Whether you call it Joe, Java, Brain Juice, Morning Mud, Mojo, or Mother’s Little Helper, it is an integral part of the waking-up routine of billions of people all over the world. But where did it come from?
Here’s a little sip of history about coffee ever-popular elixir.
Legend has it that coffee originated on the continent of Africa sometime during the first millennium, probably around 800 AD. The African climate is conducive to the growth of this rich-smelling bean, and so there is, in all likelihood, some truth to the tales.
But it was in ancient Arabia, circa 1000 AD that coffee was first consumed in its present form: by roasting the beans and brewing it into a liquid picker-upper.
Muslims embraced its wake up properties, and these nomadic peoples took it with them in their travels and introduced coffee to other parts of the world.
Let’s go deep…
There are a lot of legends about the history of coffee, and although we will never know for sure, it is said that the discovery of coffee is due to the Ethiopian shepherd Kaldi. One day he noticed that his goats, after eating berries from a certain tree, became so lively that they could not sleep at night.
Kaldi reported the results to the abbot of the local monastery who made a drink with the berries and discovered that they kept him awake for the long hours of evening prayer.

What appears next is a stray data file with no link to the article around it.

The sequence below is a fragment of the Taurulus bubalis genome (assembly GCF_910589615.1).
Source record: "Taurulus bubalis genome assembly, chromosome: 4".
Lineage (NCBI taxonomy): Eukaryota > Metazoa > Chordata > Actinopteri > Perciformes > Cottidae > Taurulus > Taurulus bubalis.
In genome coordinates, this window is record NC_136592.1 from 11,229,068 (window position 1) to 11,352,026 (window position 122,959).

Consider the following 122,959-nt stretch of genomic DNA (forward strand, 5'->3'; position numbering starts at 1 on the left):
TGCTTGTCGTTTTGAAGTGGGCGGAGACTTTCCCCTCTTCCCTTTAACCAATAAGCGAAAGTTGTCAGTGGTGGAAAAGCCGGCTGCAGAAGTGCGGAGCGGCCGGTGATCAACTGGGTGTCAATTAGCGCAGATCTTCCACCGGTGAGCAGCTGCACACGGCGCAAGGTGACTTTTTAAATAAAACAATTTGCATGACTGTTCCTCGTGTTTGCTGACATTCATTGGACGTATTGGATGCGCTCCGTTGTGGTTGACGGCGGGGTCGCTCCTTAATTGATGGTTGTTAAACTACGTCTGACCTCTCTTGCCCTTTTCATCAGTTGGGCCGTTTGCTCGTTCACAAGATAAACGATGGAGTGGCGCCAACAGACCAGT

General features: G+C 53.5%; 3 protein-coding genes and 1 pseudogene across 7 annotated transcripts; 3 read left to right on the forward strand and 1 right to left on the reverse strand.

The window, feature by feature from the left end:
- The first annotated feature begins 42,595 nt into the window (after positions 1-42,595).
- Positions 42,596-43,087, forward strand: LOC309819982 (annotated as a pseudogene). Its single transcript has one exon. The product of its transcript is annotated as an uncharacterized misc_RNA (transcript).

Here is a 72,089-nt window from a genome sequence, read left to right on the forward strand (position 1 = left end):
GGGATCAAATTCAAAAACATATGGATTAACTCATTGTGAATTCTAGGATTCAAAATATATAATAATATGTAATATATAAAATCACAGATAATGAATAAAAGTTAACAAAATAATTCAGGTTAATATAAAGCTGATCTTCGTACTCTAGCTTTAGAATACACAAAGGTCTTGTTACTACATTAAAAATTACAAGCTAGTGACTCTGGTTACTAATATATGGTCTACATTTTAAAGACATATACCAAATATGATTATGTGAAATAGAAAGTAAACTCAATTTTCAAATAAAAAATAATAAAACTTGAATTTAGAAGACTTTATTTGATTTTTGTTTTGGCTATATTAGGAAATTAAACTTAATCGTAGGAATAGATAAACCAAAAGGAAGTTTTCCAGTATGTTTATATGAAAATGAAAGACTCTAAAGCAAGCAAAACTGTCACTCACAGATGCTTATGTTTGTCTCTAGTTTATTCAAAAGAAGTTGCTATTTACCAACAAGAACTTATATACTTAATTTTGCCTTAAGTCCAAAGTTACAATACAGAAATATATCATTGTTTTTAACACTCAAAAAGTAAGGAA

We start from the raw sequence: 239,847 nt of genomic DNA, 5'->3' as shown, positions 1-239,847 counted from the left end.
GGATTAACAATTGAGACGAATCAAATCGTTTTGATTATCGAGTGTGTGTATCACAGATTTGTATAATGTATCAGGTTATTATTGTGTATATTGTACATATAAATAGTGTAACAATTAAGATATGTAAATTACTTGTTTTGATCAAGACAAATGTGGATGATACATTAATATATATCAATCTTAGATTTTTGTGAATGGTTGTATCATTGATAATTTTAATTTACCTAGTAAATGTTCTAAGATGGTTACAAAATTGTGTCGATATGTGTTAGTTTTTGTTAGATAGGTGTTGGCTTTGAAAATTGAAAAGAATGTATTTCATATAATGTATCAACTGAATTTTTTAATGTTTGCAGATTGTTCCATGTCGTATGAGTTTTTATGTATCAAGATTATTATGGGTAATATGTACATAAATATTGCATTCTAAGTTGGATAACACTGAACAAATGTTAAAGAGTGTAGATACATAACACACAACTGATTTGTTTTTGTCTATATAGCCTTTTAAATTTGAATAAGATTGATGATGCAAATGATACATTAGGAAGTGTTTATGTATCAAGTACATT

Soon the abbot had shared his discovery with the other monks of the monastery, and the knowledge of the energizing effects of the berries soon began to spread.
Thus the coffee reached the Arabian peninsula, where it began to spread throughout the world.
Today coffee is grown in a multitude of countries around the world: Asia, Africa, Central, and South America, islands of the Caribbean and the Pacific.
The Arabs were the first, not only to grow coffee but also to start their business. In the 15th century, coffee was grown in the Yemeni district of Arabia, and from the 16th century, it was known in Persia, Egypt, Syria, and Turkey.
Coffee was not consumed only in homes, but also in the many public cafes that appeared in the cities of the Middle East. The popularity of coffee was unparalleled, and people began to frequent them for every type of social activity: not only to drink coffee but also to hold a conversation, listen to music, watch artists, play chess and keep up with the news of the day. Public cafés quickly became a valuable information exchange centre and were often referred to as ‘Schools of the Wise’.
With thousands of pilgrims visiting the holy city of Mecca every year from all over the world, the fame of coffee began to spread far beyond Arabia. In an attempt to maintain a complete monopoly in the coffee trade, the Arabs continued to monitor their coffee production closely.
European travelers in the Middle East reported stories of the unusual dark black drink. By the 17th century, coffee had made its way to Europe and was becoming popular across the continent. In 1615 the coffee arrived in Venice, and the local clergy defined it as the ‘bitter drink of Satan’. The controversy is so great that Pope Clement VIII must intervene. However, before making a decision, he decides to taste the drink and, finding it satisfying, grants papal approval.